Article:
counsel. Whether it is deemed proper to at any time consider the request made or not is one for the judgment of the Assembly.
I make this suggestion as it is not a matter for this Committee to determine the expense at all, or make any recommendation as to whether counsel should or should not be paid, employed on either side of this controversy. It is a matter which, if I understand legislative procedure, is presented by a bill purposely drawn to meet the condition when it arises; and I am frank to say that, so far as I am concerned, I have no wish to express either way except that justice be done in the matter; but I do not think it is a proper subject for recommendation of this Committee. It is a question for the judgment of the House when the proper time comes and when the question is presented by proper legislation.
Mr. Roe. If I may say just a word, your Honor. I think that we agree entirely as to the procedure. My purpose in making this suggestion was that it might be made upon the record and be considered by the Committee and members individually, and also to call it to the attention of the Assembly. I think, however, that it would be entirely proper for the Committee, in its report, to state for the benefit of the Assembly the character of the services rendered on either side, and as to whether those services had been beneficial and of aid to the Committee in arriving at its conclusion.
I quite understand that the action would be taken in the case of the expenses of the Assemblymen as in the case of the attorneys on the other side, by some action of the Assembly itself. I may say that the reason I make this suggestion at this time rather than later in the day, it properly would come at the conclusion of the case I think,— is that I may not be able to be here throughout the argument to-day.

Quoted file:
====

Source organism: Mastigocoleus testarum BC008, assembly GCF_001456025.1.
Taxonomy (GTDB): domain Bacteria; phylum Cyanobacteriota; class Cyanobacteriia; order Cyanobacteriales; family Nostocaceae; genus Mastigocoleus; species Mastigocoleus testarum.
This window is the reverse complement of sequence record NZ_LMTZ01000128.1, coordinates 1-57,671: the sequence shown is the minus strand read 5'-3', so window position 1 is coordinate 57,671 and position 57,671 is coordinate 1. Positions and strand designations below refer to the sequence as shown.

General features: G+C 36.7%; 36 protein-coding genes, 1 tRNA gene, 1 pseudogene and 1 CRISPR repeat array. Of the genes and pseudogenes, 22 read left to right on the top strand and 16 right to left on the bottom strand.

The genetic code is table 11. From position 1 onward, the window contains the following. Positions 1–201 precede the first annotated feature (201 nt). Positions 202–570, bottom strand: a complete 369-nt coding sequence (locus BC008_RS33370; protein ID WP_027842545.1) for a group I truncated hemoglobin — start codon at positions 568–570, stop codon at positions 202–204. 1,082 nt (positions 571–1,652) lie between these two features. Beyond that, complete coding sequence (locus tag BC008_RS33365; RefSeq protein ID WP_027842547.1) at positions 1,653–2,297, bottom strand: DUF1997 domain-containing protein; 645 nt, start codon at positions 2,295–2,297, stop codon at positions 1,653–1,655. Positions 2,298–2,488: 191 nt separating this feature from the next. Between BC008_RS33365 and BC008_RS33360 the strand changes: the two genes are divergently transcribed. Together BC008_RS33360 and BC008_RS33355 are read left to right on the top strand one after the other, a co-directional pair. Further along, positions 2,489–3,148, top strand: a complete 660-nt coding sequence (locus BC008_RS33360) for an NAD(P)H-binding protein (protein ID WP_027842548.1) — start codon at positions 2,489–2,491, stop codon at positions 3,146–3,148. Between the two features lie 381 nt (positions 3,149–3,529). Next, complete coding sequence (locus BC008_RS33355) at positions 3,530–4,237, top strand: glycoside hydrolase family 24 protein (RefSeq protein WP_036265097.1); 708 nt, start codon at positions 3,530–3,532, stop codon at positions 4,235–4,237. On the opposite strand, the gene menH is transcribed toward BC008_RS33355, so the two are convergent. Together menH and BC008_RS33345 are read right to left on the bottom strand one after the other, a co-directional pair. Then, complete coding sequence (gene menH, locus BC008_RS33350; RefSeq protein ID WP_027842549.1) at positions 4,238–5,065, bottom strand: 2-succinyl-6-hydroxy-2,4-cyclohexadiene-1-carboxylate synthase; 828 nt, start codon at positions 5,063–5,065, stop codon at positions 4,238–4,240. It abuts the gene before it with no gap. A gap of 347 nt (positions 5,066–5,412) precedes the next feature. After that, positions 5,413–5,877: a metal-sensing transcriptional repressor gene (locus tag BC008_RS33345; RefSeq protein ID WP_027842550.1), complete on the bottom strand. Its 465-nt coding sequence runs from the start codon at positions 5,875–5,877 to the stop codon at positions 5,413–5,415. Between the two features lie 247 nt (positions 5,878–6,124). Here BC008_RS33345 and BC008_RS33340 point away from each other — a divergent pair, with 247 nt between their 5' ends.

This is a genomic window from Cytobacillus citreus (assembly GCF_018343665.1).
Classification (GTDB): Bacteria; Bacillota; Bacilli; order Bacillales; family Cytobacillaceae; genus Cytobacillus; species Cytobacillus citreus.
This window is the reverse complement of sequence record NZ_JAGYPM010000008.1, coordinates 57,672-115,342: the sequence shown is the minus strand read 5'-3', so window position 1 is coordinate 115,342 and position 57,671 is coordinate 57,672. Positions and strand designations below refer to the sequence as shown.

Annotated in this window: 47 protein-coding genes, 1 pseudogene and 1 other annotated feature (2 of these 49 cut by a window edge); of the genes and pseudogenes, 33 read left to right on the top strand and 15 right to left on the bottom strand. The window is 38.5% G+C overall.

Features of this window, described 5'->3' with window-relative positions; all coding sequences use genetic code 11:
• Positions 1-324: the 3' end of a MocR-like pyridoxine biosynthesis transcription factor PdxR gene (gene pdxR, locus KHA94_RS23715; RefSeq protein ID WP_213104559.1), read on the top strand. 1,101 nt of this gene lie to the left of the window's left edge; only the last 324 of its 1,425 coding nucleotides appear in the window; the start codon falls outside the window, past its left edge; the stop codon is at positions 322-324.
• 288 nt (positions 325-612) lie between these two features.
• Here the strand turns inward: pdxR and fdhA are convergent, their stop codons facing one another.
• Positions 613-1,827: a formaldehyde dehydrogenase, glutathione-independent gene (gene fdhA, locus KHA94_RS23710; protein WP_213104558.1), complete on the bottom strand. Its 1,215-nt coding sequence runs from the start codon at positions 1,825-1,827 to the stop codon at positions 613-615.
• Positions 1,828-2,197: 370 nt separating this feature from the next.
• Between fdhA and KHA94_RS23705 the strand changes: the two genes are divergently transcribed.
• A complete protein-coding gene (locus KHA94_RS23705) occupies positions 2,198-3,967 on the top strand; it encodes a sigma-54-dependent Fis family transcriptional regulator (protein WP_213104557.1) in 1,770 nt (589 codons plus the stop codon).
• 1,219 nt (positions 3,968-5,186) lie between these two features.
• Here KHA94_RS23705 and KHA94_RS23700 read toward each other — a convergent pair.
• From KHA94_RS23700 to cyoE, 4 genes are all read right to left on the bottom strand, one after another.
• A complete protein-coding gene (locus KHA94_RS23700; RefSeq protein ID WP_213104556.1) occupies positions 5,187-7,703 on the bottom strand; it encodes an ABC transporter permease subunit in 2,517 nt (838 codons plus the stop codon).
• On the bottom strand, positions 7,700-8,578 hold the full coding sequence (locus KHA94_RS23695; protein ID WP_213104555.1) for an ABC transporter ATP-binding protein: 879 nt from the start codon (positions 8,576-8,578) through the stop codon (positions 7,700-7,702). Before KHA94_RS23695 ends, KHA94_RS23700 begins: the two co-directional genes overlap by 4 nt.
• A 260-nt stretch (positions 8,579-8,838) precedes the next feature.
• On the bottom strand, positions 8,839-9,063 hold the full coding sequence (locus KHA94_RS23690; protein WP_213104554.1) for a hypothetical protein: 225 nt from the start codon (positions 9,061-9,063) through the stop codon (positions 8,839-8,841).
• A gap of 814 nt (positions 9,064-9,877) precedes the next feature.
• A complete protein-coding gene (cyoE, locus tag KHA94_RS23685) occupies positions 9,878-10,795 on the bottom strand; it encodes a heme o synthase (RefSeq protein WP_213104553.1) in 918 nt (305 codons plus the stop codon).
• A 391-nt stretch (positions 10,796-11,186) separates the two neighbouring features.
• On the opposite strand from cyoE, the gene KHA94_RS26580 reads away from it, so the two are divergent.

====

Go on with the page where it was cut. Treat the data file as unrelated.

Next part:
There is one other matter I wish to suggest. In going over the record I find that there are a good many errors in the record, which is inseparable from getting a record out as rapidly as has been done in this case. I think the service we have had has been most excellent, quite remarkable, but it is inevitable that there have been a good many errors, some of some importance, which have crept into the record. I would suggest, if it is agreeable to the Committee and counsel on the other side, that each side have permission to file and submit as a part of the record a sort of
addenda pointing out the errors in the record and indicating what the corrections should be.
The Chairman.-That may be done. The question of allowances we will take up in the Committee.
Mr. Roc.- One other thing perhaps I should speak of at this time, the O'Hara record which, I think, has been introduced here, was the personal property of Mr. Nelles. We need that for use to-day. If it could be returned to me or Mr. Nelles temporarily and then when we are through with it it will be turned over to the Committee.
It is a matter of some disappointment of counsel for the five Socialists that we haven't our brief ready to submit to-day, but it will be ready within a day or two. It is practically completed and we regard that as a part of our labor in this case, just as it was to try and present the evidence in the case and that will be placed at the service of the Committee.
Mr. Brown. Mr. Chairman and Gentlemen of the Committee. We meet under very exceptional conditions.
The conduct of this trial in this chamber is itself significant of the importance of the issues involved. It has been said to be a trial. It is a trial, but the parties to it are not the parties of the record. It is not a trial between the five Assemblymen and the Assembly of the State. It is a trial between five Assemblymen and the people of the State as to their right to represent the people in this sovereign body.
The importance of the issue is great, because it involves a procedure and determination on the part of the Assembly as to the right of men who are citizens to sit in this body,— a very unusual proceeding. The right has been conceded for hundreds of years for a hundred years since the establishment of the State-yes, hundreds of years if you go back into the colony. And to deny that right there must be a very exceptional condition, and investigation and determination of the question as to whether the right ordinarily accorded should be denied, and that matter is one of great importance.
The Assembly itself, in common with the people of the whole State, are jealous of an exception to a general beneficial rule, and you have, therefore, given to the investigation of the issues seven or eight long weeks of inquiry; every opportunity to